Another problem people have with the game is that because we never find out who we are then the story itself suffers for it. This is completely wrong as there’s no need to find out who the player character is, he is a vessel to carry us. The same people argue he isn’t a blank slate given it already gives you a life; you were already a Courier, you had a day job and the guy already has a history. That somehow we should care about all this stuff when the game’s story revolves around the player finding his place in the world.

 

Who else had a defined backstory and a day job?

 

Gordon Freeman.

 

He’s been voted the best protagonist of all time and yet he carries no personality. He has a PhD and once had a day job. We know next to nothing about his personal life other than the place he worked in was alright. With New Vegas we actually get to talk to the Courier’s Office folk and learn little tidbits to cure those questions we had earlier but they’re never the focused. Blank slates need a reason to exist, you just can’t drop a character out of the sky, he needs small effects to bring him or her to life so that we may take the reins.

 

People often argue that taking away a player’s voice is going against their interactivity or is just lazy writing. I disagree. Games such as Mass Effect and New Vegas let the player choice what he wants to see while Half-Life 2 and BioShock employ the lack of voice to tell a story. Half-Life 2 removes the voice so the player can feel totally immersed in this world and, as we’ll discuss further in this book, helps Valve re-enforce the themes of slavery through ironic non-interactivity. BioShock actually does something I completely support.

 

I don’t hate characters with voices, I hate characters that are designed to have more of a voice in the narrative or just the general game than me. Cole Phelps is a prime example because in LA Noire the interrogation room (which should be a massive compelling mechanic) is boiled down to three vague dialogue choices. When it works, which isn’t often, it’s chilling and shows what we’re capable of but when it gets ugly it’s because you don’t know what Cole will say. There’s no line of preview or anything to help you when, literally, you end up falsely calling out a grieving widow and accusing her of murdering her husband.

 

BioShock does something different, it eases you into a character with a voice. As you assimilate powers and take in the lore of Rapture and the hell of it all, you become Rapture. The narrative reflects this in its mind-blowing set-piece of a plot twist and, like Half-Life 2, it allows Irrational to re-enforce ideas of non-interactivity. You ease yourself into a pre-determined characters life and it feels so right. The whole ‘voice’ thing doesn’t become literal, but it does in BioShock 2: Minerva’s Den one of the DLC add-ons for a game that made tremendous mistakes (more on that later).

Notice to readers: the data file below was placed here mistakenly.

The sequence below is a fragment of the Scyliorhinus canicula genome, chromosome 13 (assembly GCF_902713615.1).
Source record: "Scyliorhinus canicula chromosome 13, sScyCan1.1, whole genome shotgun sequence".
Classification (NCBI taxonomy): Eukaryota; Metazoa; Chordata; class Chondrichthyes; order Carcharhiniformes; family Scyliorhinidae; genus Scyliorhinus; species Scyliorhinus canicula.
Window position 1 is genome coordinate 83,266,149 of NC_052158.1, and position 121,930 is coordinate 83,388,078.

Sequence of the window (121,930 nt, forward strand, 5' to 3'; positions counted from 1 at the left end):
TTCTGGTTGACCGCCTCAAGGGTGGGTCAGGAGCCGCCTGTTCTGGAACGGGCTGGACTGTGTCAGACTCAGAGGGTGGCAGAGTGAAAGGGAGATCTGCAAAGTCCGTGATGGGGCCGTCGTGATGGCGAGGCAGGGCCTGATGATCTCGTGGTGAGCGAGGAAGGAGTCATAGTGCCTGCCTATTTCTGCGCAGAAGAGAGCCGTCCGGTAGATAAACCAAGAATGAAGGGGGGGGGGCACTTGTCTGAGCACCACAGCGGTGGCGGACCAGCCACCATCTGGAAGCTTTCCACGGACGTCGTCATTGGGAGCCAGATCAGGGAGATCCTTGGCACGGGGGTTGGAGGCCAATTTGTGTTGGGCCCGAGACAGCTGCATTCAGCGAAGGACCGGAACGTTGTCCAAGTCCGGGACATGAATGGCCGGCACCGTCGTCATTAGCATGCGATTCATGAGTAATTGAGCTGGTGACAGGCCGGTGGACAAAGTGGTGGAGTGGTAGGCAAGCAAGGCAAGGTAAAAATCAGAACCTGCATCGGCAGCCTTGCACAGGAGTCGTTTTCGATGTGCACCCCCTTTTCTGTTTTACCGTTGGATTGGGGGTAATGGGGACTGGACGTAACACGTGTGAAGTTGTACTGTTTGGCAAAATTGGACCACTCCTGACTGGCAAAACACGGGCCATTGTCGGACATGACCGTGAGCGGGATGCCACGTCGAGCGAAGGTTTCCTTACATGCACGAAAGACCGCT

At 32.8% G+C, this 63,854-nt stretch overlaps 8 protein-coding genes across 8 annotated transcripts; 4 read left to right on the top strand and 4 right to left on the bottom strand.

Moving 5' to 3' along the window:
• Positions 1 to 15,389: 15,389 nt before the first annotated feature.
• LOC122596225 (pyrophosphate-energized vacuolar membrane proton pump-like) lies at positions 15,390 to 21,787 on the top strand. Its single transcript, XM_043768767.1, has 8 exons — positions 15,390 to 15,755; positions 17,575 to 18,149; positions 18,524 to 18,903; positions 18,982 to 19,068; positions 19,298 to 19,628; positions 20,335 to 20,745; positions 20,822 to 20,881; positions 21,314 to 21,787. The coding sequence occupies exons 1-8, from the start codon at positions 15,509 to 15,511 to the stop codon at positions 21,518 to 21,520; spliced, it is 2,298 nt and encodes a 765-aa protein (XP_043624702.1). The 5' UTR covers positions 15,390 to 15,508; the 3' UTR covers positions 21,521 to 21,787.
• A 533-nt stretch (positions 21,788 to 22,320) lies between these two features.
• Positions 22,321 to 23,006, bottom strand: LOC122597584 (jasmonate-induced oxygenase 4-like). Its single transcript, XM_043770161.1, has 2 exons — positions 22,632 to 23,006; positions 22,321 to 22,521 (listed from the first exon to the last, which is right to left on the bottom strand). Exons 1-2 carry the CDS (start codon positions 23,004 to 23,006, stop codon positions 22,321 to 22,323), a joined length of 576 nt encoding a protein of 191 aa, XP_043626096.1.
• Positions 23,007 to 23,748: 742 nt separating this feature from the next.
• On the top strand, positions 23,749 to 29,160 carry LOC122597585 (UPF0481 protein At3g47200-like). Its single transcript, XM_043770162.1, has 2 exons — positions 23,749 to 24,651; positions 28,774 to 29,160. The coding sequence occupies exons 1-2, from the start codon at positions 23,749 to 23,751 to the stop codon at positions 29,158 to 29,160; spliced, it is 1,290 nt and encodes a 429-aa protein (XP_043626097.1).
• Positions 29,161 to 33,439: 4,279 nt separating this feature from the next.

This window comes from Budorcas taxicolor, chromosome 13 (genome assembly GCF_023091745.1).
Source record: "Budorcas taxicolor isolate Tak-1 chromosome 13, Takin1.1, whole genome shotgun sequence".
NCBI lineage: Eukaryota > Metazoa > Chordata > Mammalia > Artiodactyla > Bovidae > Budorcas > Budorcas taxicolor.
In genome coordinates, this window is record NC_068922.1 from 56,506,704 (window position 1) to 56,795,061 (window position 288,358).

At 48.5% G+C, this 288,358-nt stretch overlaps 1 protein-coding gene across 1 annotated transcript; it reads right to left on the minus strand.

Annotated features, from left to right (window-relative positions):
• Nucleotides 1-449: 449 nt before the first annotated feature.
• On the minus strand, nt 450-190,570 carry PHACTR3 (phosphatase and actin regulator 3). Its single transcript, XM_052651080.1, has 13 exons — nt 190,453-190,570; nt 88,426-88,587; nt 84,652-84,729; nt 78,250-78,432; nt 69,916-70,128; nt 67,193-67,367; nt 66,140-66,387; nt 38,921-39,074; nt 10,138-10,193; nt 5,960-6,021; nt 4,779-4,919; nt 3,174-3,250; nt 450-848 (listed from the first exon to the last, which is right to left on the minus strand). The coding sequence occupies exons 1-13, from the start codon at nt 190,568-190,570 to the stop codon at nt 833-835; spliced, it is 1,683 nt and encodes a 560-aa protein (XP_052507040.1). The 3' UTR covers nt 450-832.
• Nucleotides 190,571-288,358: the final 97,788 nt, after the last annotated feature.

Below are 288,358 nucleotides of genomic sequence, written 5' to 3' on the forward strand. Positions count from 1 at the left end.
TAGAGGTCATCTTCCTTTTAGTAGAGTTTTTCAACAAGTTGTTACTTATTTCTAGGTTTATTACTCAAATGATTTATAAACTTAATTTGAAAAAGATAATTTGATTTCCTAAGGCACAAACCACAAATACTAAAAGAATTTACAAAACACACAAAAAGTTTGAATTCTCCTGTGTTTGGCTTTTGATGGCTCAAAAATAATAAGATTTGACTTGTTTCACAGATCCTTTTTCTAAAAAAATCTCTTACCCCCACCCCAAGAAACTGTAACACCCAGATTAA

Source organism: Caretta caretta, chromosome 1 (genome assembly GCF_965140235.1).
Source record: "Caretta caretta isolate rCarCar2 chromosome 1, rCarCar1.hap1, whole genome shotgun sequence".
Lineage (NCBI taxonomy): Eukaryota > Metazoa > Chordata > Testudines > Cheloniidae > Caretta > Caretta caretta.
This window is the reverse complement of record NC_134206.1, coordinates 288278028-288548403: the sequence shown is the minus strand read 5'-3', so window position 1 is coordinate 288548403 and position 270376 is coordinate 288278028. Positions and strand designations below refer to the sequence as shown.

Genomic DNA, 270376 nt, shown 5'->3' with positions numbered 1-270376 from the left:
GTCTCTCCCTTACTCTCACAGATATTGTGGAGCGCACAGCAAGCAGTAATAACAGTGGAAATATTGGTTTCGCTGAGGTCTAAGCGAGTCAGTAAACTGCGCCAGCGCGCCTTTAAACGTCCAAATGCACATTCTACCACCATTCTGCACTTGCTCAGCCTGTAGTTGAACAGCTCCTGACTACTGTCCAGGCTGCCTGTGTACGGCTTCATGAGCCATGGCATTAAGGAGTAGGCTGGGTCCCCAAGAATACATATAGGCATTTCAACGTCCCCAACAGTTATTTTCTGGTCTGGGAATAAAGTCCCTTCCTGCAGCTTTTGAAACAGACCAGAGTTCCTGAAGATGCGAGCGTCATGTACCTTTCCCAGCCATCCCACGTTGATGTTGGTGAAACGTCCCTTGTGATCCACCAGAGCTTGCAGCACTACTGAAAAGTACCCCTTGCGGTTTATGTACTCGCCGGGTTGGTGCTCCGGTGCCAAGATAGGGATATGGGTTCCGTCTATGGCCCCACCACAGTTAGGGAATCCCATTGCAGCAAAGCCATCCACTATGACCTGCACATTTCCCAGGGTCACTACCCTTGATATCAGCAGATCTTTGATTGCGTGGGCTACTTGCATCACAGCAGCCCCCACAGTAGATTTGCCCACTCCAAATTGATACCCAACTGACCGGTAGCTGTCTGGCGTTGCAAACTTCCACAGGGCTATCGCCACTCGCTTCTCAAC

The problem is that the community and game developers think that blank slates are poisonous or that players can’t be trusted or that they’re just poor excuses for lazy design. This is completely irrational thinking and it goes against our progression into an industry full of design quirks from talking guys to non-talking guys. I don’t prefer either but I do have respect for both and saying that blank slates do not offer players the chance to express themselves without a player character’s story and relationships getting in the way is completely unfounded.

 

Speaking characters who talks for us rather than for themselves are rare but they work wonderfully. Uncharted’s Nathan Drake, Assassin Creed’s Ezio and even LA Noire’s Cole Phelps from time to time are all good examples of great pre-determined characters that do not abuse interactivity. This doesn’t suggest that the opposite is wrong, this is a medium after all and all means of storytelling are welcome.

 

I say to David Cage that if you think it’s a mistake that we can’t project ourselves on to empty shell characters, then you’ve already been proven wrong but hundreds of stories. Half-Life 2, New Vegas, Fallout 3, Metro 2033, BioShock, BioShock 2: Minerva’s Den, Dead Space, Far Cry 2, Mass Effect 1 & 2 and the Call of Duty series use blank slates to their full potential. They immerse us in the world, carry our choices with higher regard than our player character’s and allow us the explore the world and characters on our own terms rather than on someone elses.

 

Simply put, when done right, blank slate characters can allow for the ultimate in interactivity. So can player characters with already set goals and history, but only when they employ empathy with the player’s place in the world and allow him to lock arms with the player character rather than stand on the sidelines and watch as the guy/gal goes through the narrative with little effect carrying into the player. Games are not an escapist medium like films or literature, they are an expression between player and designer and blank slates can help ease the pain of that relationship.